|11.||Canon M||109 mm||66 mm||32 mm||298 g||230||n||Jul 2012||599||ebay.com|
|12.||Canon T4i||133 mm||100 mm||79 mm||575 g||440||n||Jun 2012||849||ebay.com|
|13.||Canon T3i||133 mm||100 mm||80 mm||570 g||440||n||Feb 2011||599||ebay.com|
|14.||Olympus Stylus 1||116 mm||87 mm||57 mm||402 g||410||n||Oct 2013||699||ebay.com|
|15.||Panasonic LF1||103 mm||62 mm||28 mm||192 g||250||n||Apr 2013||499||ebay.com|
|16.||Pentax MX-1||122 mm||61 mm||51 mm||391 g||290||n||Jan 2013||499||ebay.com|
|Note: Measurements and pricing do not include easily detachable parts, such as add-on or interchangeable lenses or optional viewfinders.|
The price is, of course, an important factor in any camera decision. The listed launch prices provide an indication of the market segment that the manufacturer of the cameras have been targeting. Normally, street prices remain initially close to the MSRP, but after a couple of months, the first discounts appear. Later in the product cycle and, in particular, when the replacement model is about to appear, further discounting and stock clearance sales often push the camera price considerably down.
The imaging sensor is at the core of digital cameras and its size is one of the main determining factors of image quality. All other things equal, a large sensor will have larger individual pixel-units that offer better low-light sensitivity, wider dynamic range, and richer color-depth than smaller pixels in a sensor of the same technological generation. Furthermore, a large sensor camera will give the photographer more possibilities to use shallow depth-of-field in order to isolate a subject from the background. On the downside, larger sensors are more costly to manufacture and tend to lead to bigger and heavier cameras and lenses.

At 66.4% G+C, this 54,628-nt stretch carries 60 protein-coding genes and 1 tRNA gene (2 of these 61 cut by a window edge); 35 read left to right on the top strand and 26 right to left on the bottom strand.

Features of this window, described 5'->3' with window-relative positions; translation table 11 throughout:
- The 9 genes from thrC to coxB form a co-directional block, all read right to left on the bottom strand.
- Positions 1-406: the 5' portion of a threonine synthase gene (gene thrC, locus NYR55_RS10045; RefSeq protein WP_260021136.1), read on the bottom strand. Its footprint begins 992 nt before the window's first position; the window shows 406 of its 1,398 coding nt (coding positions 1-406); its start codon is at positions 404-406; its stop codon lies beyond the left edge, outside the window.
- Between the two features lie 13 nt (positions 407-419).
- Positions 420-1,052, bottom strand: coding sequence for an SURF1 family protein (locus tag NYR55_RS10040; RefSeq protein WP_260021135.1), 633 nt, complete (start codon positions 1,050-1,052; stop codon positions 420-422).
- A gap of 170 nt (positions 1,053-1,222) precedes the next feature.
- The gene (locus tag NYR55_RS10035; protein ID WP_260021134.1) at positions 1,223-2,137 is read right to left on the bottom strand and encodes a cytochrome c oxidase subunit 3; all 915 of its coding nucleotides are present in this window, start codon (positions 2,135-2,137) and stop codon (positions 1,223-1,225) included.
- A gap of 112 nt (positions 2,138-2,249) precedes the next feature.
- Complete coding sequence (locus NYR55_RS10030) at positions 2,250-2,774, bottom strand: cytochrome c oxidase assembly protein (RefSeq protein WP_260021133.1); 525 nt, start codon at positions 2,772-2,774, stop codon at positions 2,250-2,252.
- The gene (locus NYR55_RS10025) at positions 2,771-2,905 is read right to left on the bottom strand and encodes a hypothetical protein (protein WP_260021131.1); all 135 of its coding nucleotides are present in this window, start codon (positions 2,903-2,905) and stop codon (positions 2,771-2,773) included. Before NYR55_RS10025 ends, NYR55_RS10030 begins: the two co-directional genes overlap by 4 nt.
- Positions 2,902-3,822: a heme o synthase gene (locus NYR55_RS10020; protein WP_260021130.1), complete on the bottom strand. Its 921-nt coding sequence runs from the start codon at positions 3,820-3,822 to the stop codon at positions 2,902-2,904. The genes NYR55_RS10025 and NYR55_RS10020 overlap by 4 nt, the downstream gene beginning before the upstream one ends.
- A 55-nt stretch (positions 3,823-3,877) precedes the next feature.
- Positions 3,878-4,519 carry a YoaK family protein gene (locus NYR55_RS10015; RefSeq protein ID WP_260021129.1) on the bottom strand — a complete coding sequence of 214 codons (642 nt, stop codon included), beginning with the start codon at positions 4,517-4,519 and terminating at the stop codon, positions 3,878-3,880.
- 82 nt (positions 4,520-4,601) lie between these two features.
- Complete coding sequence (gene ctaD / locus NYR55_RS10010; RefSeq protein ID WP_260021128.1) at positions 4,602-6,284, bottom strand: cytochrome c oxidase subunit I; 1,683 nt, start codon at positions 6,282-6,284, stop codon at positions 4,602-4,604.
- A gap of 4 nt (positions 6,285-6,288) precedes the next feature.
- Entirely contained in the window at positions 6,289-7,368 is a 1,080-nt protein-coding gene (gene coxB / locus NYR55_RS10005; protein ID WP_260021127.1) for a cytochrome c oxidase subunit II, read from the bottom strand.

Of the two cameras under consideration, the Canon SL1 features an APS-C sensor and the Nikon P7800 a 1/1.7-inch sensor. The sensor area in the P7800 is 87 percent smaller. As a result of these sensor size differences, the cameras have a format factor of, respectively, 1.6 and 4.5. The sensor in the SL1 has a native 3:2 aspect ratio, while the one in the P7800 offers a 4:3 aspect.
With 17.9MP, the SL1 offers a higher resolution than the P7800 (12MP), but the SL1 nevertheless has larger individual pixels (pixel pitch of 4.31μm versus 1.89μm for the P7800) due to its larger sensor. However, the P7800 is a somewhat more recent model (by 5 months) than the SL1, and its sensor might have benefitted from technological advances during this time that enhance the light gathering capacity of its pixels.
The resolution advantage of the Canon SL1 implies greater flexibility for cropping images or the possibility to print larger pictures. The maximum print size of the SL1 for good quality output (200 dots per inch) amounts to 25.9 x 17.3 inches or 65.8 x 43.9 cm, for very good quality (250 dpi) 20.7 x 13.8 inches or 52.7 x 35.1 cm, and for excellent quality (300 dpi) 17.3 x 11.5 inches or 43.9 x 29.3 cm. The corresponding values for the Nikon P7800 are 20 x 15 inches or 50.8 x 38.1 cm for good quality, 16 x 12 inches or 40.6 x 30.5 cm for very good quality, and 13.3 x 10 inches or 33.9 x 25.4 cm for excellent quality prints.